“I think this is why the news in the last day or say, of campaign contributions from those in leadership at the Boosters and Board of Trustees, it’s their prerogative, but it looks to many, that those contributions are driving public policy, because we have no good answer. The facts are what they are,” Dozier said in an interview last week.

Dozier has been against the funding from the start.

“The community is sick of it. We are sick of things happening in the shadows, of the perceived or actual corruption, and of really looking like campaign contributions or relationships are driving some of the most important decisions we’ve ever made,” Dozier said.

After the report was released, the Leon County Democratic Party released its statement.

Mayor Dailey responded to the statement in an interview on Wednesday, adding that no one from the party had reached out to him.

“By rough estimates, of about 100,000 people who either graduated, work for, or support Florida State here locally, to suggest that they should not participate in the democratic process is voter suppression and I seriously will never ever support that,” Dailey said.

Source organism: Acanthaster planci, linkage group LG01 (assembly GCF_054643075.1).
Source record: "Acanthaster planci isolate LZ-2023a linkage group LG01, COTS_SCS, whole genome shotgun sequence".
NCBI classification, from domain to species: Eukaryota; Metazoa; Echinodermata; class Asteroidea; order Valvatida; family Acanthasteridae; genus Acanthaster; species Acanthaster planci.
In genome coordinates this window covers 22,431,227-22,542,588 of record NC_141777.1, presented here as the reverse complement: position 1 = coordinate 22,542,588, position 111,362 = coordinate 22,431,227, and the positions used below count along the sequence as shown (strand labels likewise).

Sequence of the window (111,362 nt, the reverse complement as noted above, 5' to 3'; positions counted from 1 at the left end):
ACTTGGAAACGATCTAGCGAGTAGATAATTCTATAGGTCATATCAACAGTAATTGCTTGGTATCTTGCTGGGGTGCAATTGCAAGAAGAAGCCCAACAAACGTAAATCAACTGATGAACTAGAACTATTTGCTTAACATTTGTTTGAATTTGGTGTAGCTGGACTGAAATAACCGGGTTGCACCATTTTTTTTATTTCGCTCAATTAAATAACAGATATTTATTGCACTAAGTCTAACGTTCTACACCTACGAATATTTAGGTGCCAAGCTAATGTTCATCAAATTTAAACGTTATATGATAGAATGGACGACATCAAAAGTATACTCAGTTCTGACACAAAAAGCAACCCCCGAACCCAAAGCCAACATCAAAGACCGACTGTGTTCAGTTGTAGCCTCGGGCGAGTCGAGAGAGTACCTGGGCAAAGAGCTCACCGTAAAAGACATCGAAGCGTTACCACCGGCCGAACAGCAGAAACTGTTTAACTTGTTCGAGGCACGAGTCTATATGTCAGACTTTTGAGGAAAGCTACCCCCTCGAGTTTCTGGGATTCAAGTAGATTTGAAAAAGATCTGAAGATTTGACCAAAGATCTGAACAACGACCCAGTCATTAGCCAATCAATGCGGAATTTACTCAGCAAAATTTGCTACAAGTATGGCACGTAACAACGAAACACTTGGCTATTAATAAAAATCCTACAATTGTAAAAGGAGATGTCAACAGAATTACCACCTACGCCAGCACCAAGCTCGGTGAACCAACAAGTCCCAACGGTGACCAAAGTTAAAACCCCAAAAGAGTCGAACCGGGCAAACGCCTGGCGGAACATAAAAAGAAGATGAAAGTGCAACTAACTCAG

WCTV dug into the data on campaign contributions for sitting City and County Commissioners who are up for reelection and voted in favor of the Doak funding.

We looked at data going back to May of 2021 for five local leaders: Mayor John Dailey, City Commissioner Dianne Williams-Cox, County Commissioner Nick Maddox, County Commission Chair Bill Proctor, and County Commissioner Rick Minor. (Minor changed his vote at the December 2021 Blueprint meeting, but due to his previous support, WCTV looked at his data as well.)